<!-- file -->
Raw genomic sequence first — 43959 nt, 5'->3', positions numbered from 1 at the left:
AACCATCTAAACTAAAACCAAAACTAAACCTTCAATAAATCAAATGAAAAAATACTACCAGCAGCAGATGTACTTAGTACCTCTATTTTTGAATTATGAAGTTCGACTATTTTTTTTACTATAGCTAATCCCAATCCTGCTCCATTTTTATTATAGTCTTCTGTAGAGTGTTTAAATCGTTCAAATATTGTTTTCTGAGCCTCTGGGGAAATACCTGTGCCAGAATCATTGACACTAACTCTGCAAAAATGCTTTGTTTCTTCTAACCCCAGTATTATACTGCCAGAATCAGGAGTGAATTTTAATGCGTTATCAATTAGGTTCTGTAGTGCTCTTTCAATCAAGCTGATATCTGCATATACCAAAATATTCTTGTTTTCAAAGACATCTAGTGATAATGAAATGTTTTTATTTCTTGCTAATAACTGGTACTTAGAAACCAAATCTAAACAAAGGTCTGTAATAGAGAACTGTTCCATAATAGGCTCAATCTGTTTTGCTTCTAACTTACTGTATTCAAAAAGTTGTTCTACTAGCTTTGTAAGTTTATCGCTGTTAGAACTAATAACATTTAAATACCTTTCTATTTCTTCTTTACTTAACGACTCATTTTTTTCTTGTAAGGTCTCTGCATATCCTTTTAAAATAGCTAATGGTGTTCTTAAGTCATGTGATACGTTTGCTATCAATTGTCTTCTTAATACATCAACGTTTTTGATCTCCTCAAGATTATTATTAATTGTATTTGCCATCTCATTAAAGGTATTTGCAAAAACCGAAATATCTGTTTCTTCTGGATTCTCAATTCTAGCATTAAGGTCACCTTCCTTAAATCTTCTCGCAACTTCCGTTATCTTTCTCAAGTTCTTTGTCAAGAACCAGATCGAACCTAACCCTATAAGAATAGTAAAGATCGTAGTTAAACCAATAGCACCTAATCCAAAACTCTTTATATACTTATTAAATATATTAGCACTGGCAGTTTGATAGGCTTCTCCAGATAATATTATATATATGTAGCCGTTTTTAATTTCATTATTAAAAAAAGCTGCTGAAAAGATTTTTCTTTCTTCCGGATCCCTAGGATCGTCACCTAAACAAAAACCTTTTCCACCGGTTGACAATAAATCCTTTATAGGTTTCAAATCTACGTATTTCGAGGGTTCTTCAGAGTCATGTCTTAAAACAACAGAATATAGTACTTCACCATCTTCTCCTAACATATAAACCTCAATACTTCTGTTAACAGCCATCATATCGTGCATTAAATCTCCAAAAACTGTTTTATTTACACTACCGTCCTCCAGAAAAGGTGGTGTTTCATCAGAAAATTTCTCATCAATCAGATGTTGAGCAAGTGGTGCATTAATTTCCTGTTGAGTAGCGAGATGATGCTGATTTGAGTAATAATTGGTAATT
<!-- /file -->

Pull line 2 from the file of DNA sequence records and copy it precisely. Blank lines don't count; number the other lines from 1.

AACCATCTAAACTAAAACCAAAACTAAACCTTCAATAAATCAAATGAAAAAATACTACCAGCAGCAGATGTACTTAGTACCTCTATTTTTGAATTATGAAGTTCGACTATTTTTTTTACTATAGCTAATCCCAATCCTGCTCCATTTTTATTATAGTCTTCTGTAGAGTGTTTAAATCGTTCAAATATTGTTTTCTGAGCCTCTGGGGAAATACCTGTGCCAGAATCATTGACACTAACTCTGCAAAAATGCTTTGTTTCTTCTAACCCCAGTATTATACTGCCAGAATCAGGAGTGAATTTTAATGCGTTATCAATTAGGTTCTGTAGTGCTCTTTCAATCAAGCTGATATCTGCATATACCAAAATATTCTTGTTTTCAAAGACATCTAGTGATAATGAAATGTTTTTATTTCTTGCTAATAACTGGTACTTAGAAACCAAATCTAAACAAAGGTCTGTAATAGAGAACTGTTCCATAATAGGCTCAATCTGTTTTGCTTCTAACTTACTGTATTCAAAAAGTTGTTCTACTAGCTTTGTAAGTTTATCGCTGTTAGAACTAATAACATTTAAATACCTTTCTATTTCTTCTTTACTTAACGACTCATTTTTTTCTTGTAAGGTCTCTGCATATCCTTTTAAAATAGCTAATGGTGTTCTTAAGTCATGTGATACGTTTGCTATCAATTGTCTTCTTAATACATCAACGTTTTTGATCTCCTCAAGATTATTATTAATTGTATTTGCCATCTCATTAAAGGTATTTGCAAAAACCGAAATATCTGTTTCTTCTGGATTCTCAATTCTAGCATTAAGGTCACCTTCCTTAAATCTTCTCGCAACTTCCGTTATCTTTCTCAAGTTCTTTGTCAAGAACCAGATCGAACCTAACCCTATAAGAATAGTAAAGATCGTAGTTAAACCAATAGCACCTAATCCAAAACTCTTTATATACTTATTAAATATATTAGCACTGGCAGTTTGATAGGCTTCTCCAGATAATATTATATATATGTAGCCGTTTTTAATTTCATTATTAAAAAAAGCTGCTGAAAAGATTTTTCTTTCTTCCGGATCCCTAGGATCGTCACCTAAACAAAAACCTTTTCCACCGGTTGACAATAAATCCTTTATAGGTTTCAAATCTACGTATTTCGAGGGTTCTTCAGAGTCATGTCTTAAAACAACAGAATATAGTACTTCACCATCTTCTCCTAACATATAAACCTCAATACTTCTGTTAACAGCCATCATATCGTGCATTAAATCTCCAAAAACTGTTTTATTTACACTACCGTCCTCCAGAAAAGGTGGTGTTTCATCAGAAAATTTCTCATCAATCAGATGTTGAGCAAGTGGTGCATTAATTTCCTGTTGAGTAGCGAGATGATGCTGATTTGAGTAATAATTGGTAATT